More research into the how’s and why’s of such effects could lead to very improtant discoveries regarding potential contributions of this invasive species to medicine. 

Check out an old poem written on this historic weed!

Wednesday, October 2, 2013

The minute mile-a-minute mitigator

A minute of natural history

Mile-a-minute overtaking trees.
by Furryscaly via Flickr CC
Mile-a-minute (Persicaria perfoliata) is one of the most pervasive and damaging nonnative invasive plant species in the United States.  Mile-a-minute, a member of the Buckwheat family (Polygonaceae), was first introduced to the U.S. in 1890 from its indigenous range of Asian and Southeast Asia.  The plant did not successfully establish a permanent population in the U.S. until a reintroduction in the late 1930s when a Pennsylvanian nursery germinated Holly seeds from Japan and in doing so, the stowaway mile-a-minute seeds.
Approximate U.S. distribution as of July 2013. Source: Eddmaps.








Mile-a-minute earned its name

Mile-a-minute leaves and ocreae. 
by Leslie J. Mehrhoff
Mile-a-minute is an annual trailing vine with distinctive alternate triangular leaves.  Another identifying trait is the round saucer-shaped structures, or ocreae, which occur at nodes and branching points along the stem.  Self-pollinating flowers and subsequent fruit arise from the ocreae. Recurved barbs along the stem and leaf petioles make this plant particularly unpalatable to most potential herbivores.  Low predation rates in the U.S. coupled with the species’ prolific seed production and readily available dispersal mechanisms (water and birds) are traits characteristic of an exceptionally weedy plant.

Following annual die-back mile-a-minute 
leaves and stems continueto weigh down the 
plants they have climbed & shade groundcover.
by L. J. Mehrhoff via Invasives.org
Most impressing, and most ecologically damaging, is mile-a-minute’s growth rate of up to six inches a day, or 77’ (33.8 m) in a single growing season.  For perspective, mile-a-minute could cover the Statue of Liberty from heal to torch in two growing seasons.  Methods to control this invasive plant include traditional methods of manual removal and chemical pesticide applications.  However, given the rate at which mile-a-minute spreads, traditional methods are not practical of well-established or remote populations.  In 1996, the U.S. Forest Service began researching possible biological control agents.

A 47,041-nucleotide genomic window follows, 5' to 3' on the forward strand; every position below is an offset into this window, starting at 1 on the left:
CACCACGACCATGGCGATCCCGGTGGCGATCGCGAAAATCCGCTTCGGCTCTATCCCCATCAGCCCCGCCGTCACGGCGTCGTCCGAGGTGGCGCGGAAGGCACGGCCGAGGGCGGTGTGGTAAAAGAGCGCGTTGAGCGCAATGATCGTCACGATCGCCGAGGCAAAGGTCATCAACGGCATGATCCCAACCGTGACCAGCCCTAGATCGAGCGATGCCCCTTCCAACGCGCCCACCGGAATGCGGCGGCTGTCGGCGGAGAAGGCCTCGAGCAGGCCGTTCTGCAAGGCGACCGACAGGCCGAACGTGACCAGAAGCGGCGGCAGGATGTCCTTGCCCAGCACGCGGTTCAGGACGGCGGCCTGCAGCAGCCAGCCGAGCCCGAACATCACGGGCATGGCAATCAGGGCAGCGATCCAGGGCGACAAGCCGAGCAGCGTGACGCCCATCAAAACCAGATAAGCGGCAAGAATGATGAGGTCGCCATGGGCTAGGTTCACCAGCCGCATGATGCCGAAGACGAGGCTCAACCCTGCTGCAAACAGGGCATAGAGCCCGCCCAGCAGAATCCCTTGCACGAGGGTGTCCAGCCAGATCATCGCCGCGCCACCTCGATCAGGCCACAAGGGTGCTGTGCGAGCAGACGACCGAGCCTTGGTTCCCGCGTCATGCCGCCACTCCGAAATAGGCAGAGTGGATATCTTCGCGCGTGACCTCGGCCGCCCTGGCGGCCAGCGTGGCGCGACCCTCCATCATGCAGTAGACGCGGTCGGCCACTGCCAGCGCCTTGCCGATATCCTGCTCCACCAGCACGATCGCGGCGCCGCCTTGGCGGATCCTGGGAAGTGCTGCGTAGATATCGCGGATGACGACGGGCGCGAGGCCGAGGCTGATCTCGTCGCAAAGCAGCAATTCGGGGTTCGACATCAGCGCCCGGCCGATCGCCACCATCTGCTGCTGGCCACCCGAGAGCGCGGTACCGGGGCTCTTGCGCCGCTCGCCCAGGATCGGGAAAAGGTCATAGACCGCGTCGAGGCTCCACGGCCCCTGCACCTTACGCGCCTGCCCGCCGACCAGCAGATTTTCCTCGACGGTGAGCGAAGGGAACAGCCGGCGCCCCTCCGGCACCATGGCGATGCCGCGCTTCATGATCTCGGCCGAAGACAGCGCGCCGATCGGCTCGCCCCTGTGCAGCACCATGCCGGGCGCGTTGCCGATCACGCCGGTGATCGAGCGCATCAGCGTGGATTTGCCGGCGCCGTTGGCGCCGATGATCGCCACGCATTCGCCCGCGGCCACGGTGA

Fighting nonnative with nonnative: biological control

Biological control is a way of using an invasive species natural predator or disease, most often from the species’ indigenous region, to reduce the invasives’ proliferation and dominance.  Finding a biological control agent that is truly host-specific to your target species takes a lot of research.  Inadequate research into a control agent’s life history and ecology prior to release may have dire consequences, which are worse than the original cause for their introduction.  A classic example of biological control gone awry is that of Cane Toads introduced to Australia in 1937.  Thankfully, the science of introducing biological control agents has come a long way!

Adult R. latipes are approx. 2mm long.
by Amy Diercks, via Invasives.org
Colpetzer et al. published a study in Biological Control (2004) examining potential biological control agents for use on mile-a-minute.  Results from their study supported the introduction of a small host-specific weevil from Asia, Rhinoncomimus latipes, which feeds on mile-a-minute roots as a larvae and foliage as an adult.  In 2004, the U.S. Department of Agriculture approved the use of the weevil as a biological control agent.  After several regional releases, the introduced weevils have successfully established populations throughout the Mid-Atlantic region. 

Ongoing weevil releases, such as one recently conducted in Union County, New Jersey, help sustain and expand the current weevil populations.  Led by state and county agriculture officials, the recent release of 2,000 weevils in Watchung Reservation, Union County’s largest park, is sure to reduce local mile-a-minute growth in the coming years.

Below is a video from a weevil release in New York City

Amy Diercks, Bugwood.org